Have We Seen the End of the 90-Plus Point Behemoth in the Premier League?

Photo by Eva the Weaver

We’ve all seen it before. A man or lady approaches a burly fellow holding a clipboard. He is the gatekeeper and behind him is a passageway into an exclusive club where the music is loud, the drinks flow freely and the people seem to be having the time of their lives. For the patrons hoping to coerce the bouncer into letting them through, the velvet rope is more than a divider, it is a status symbol.

In the modern-day Premier League, that club has generally had four consistent members (Manchester United, Chelsea, Arsenal and Liverpool) with Newcastle United (3rd place 02-03), Everton (4th place 04-05) and Tottenham (4th place 09-10) all dropping in for a beverage or two.

However with the emergence of Manchester City as a title contender, the resurgence of Liverpool under King Kenny and Tottenham trying desperately to hold onto Gareth Bale and Luka Modric, the Premier League may be moving into the era of party-crashers and away from the dominant 90-point clubs of the past decade.

Last year’s campaign featured statistical anomalies that are quickly evolving into trends. First and foremost, Manchester United won the league with only 80 points. That is the lowest total for a champion since United won the league with the same total in the 00-01 season. I don’t think that United tallying 80 points is an indictment of how “this year’s squad wasn’t as great as past teams” as it was an indication of how much parity there was within the league.

All clubs had ups and downs, United just managed them better than the rest. Chelsea slumped through the winter. Arsenal provided its annual late season collapse. City came on strong late in the season. Liverpool spent some time in the relegation zone early in the year but found its legs under Kenny Dalglish. And Tottenham seemed to wear down after a successful foray into Europe’s premier competition.

The difference between first-place United and sixth-place Liverpool this past season was only 22 points. The gap between first and sixth was the same in 09-10 when Chelsea (86 points) held off the Red Devils (85 points) from securing a fourth straight title. In United’s other 80-point season a decade ago, the gap was a paltry 19 points. The parity wasn’t just at the top of the table in 2010-11 either. The final day of the season featured 80-plus different permutations for the final two relegation spots. When the smoke cleared and the fans were done celebrating on the pitch at Molineux, it went down as one of the craziest final days in recent memory.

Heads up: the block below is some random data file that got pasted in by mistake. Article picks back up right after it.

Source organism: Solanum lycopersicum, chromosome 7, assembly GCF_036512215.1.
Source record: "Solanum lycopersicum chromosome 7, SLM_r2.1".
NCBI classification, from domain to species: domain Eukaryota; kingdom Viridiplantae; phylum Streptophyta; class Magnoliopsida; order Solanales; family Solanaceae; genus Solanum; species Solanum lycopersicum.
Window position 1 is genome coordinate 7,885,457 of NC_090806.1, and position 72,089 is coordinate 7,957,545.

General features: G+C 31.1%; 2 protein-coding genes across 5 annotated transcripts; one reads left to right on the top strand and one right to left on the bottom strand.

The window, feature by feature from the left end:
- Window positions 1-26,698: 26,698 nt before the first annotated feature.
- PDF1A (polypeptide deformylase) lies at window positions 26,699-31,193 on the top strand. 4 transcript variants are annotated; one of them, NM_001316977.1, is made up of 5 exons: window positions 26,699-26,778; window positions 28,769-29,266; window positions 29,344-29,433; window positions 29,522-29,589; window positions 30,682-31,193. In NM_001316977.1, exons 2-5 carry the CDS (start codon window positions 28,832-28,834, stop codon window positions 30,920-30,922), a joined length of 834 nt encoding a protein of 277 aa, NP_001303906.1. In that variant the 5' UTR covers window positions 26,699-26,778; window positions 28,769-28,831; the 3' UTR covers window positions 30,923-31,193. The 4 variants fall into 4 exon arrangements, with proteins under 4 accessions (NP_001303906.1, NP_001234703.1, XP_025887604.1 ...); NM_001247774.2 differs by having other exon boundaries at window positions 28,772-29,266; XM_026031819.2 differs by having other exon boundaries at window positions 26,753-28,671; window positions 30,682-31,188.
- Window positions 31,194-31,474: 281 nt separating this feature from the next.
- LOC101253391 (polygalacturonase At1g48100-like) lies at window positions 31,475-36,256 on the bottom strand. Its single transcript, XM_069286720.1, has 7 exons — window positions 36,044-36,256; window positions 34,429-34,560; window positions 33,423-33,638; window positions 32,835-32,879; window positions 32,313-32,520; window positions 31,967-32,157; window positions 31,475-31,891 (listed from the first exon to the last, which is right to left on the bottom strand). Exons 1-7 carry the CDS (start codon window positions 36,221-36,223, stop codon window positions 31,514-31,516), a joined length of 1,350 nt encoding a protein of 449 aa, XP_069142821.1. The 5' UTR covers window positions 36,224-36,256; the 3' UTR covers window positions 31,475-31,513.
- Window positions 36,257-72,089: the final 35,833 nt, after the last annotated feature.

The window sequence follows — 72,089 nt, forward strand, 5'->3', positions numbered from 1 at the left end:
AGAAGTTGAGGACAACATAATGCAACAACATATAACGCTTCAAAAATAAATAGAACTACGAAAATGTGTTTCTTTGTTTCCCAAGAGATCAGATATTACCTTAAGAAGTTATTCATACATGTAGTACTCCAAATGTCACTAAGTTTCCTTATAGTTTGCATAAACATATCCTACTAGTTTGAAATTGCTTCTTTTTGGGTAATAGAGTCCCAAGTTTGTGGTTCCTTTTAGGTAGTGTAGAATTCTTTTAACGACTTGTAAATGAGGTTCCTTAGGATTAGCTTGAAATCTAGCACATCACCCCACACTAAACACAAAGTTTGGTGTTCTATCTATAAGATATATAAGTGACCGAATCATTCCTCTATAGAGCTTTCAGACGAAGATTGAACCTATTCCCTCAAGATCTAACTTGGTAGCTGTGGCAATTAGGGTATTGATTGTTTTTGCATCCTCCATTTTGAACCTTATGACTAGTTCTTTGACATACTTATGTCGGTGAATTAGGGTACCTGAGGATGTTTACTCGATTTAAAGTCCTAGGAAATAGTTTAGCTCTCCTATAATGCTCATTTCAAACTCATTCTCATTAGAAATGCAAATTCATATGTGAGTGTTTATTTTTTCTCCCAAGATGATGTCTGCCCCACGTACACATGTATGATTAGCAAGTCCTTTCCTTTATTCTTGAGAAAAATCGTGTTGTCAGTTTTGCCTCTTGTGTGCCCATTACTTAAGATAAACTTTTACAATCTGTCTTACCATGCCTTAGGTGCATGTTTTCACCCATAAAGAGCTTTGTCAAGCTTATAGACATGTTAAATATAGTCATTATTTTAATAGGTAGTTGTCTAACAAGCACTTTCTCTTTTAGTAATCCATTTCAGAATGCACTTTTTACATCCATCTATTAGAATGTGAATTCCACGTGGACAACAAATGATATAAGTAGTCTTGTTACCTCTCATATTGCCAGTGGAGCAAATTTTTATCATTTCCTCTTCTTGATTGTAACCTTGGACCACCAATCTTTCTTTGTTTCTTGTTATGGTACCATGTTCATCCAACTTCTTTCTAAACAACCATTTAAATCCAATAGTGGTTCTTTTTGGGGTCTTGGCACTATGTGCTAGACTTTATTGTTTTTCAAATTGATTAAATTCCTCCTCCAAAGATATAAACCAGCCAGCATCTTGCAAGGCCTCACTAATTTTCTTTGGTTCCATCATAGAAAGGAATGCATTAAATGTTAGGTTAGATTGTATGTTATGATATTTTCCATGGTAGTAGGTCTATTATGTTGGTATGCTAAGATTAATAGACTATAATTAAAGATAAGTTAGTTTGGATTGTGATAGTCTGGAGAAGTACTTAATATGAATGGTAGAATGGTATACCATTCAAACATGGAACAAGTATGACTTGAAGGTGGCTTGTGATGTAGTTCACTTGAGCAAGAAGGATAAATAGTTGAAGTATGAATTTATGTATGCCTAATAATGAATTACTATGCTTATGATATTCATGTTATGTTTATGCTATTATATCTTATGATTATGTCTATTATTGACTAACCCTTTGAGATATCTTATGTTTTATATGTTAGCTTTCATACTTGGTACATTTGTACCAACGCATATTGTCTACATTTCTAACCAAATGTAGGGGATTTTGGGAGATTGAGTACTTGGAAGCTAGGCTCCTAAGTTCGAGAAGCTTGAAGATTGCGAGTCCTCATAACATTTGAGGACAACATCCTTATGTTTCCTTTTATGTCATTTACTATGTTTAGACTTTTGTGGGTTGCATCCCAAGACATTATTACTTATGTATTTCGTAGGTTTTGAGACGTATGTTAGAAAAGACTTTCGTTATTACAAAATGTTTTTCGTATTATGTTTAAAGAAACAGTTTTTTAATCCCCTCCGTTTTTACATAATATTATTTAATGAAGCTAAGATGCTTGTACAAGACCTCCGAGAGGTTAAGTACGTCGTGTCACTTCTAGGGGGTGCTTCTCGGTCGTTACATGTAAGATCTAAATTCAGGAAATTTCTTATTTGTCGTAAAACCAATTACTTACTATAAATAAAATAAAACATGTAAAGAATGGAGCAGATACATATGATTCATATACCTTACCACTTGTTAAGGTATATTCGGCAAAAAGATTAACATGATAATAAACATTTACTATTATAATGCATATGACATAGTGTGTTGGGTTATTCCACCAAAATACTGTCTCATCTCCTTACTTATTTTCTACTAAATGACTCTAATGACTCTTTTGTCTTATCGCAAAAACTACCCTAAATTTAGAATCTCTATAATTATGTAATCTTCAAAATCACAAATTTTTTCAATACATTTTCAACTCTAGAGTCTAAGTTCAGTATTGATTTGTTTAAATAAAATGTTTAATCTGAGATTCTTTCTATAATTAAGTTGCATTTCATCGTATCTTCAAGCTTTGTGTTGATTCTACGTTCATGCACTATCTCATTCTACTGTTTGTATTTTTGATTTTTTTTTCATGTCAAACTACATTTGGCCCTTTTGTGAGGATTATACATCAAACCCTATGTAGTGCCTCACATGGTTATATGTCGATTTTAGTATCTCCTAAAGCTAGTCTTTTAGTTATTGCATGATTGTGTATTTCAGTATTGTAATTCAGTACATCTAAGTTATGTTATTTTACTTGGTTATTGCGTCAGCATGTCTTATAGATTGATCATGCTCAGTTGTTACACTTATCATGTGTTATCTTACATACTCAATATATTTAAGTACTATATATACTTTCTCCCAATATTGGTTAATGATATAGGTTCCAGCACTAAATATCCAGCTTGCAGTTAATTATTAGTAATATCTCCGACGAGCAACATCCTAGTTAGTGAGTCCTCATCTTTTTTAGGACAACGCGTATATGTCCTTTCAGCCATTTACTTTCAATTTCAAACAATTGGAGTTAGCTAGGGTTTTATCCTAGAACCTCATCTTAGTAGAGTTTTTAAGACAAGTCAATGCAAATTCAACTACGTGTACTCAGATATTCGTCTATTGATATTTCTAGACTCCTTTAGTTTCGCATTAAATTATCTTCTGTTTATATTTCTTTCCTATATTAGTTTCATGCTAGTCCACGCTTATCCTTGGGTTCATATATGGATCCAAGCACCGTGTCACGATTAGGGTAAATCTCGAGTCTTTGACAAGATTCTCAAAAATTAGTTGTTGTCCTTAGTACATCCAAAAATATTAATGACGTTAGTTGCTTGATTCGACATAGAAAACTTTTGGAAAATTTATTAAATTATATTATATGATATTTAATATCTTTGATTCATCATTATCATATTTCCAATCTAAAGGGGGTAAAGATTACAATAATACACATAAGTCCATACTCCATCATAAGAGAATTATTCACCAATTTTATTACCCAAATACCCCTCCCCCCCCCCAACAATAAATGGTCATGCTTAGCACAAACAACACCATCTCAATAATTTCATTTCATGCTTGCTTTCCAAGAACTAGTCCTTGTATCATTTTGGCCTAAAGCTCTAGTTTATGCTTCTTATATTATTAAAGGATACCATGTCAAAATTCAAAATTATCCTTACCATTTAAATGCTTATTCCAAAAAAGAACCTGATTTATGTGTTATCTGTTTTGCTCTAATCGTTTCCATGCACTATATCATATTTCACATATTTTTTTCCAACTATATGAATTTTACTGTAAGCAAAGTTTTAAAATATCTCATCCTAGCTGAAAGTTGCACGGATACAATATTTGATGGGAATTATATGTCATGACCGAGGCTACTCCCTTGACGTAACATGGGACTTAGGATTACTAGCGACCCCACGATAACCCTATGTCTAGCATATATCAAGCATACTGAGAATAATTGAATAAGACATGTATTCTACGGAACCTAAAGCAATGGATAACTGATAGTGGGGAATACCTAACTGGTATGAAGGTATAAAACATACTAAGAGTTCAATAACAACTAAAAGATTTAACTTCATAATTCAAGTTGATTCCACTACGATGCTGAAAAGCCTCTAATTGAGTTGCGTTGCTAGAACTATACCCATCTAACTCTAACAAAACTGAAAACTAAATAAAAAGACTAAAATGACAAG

And despite becoming the casualties of the dramatic climax, Birmingham City, Blackpool (how we will miss you Tangerines) and West Ham still managed to tally 111 points between them. The total was the highest since Sunderland, Middlesbrough and Nottingham Forest carried 114 points with them into the Championship following the 96-97 season (not coincidentally, United won the title that year with 75 points and the gap between first and sixth was only 16 points).

As with most things in life, football is cyclical. Sir Alex Ferguson probably said it best after United were thrashed by the Catalans in the Champions League Final in May. “I think it is the best team we have ever played,” he said after the match. “They are at a tremendous peak in the cycle of their team and you get teams who elevate themselves to that status and I think Barcelona are that team. We were well beaten. There is no other way to address the situation. We were beaten by the better team, a fantastic team of course, but I expected to do better. We expected to do better, it’s as simple as that.”

With all the grumbling over United’s 80 points last season, it’s easy to forget that in mid-1990’s the league champion registered 82 or less points for four straight seasons. In fact, the 90-point titans didn’t arrive in full force until Arsenal’s “invincibles” busted onto the scene in 03-04. The Gunners were followed by Chelsea, which wrapped a pair of impressive seasons (95 and 91 points respectively) under The Special One and United (90 points) in 08-09.

Given this data and the recent European Cup Final, casual observers will assume that the Prem is not in a position to promote a “truly great” team to carry the mantle for English football. However, I think that this conclusion is misguided. Case in point, United’s treble winning team of 1999 won the league with 79 points and is still regarded as one of the best clubs in a generation.

Maybe sometimes you don’t need a 90-point behemoth after all.

Tell me what you think. Does a club need to rack up 90-plus points to be classified as a great club? If not, then what makes a club great? And with seemingly more teams hoping to enter the championship conversation next season, will the league have more parity as time goes on?

15 thoughts on “Have We Seen the End of the 90-Plus Point Behemoth in the Premier League?”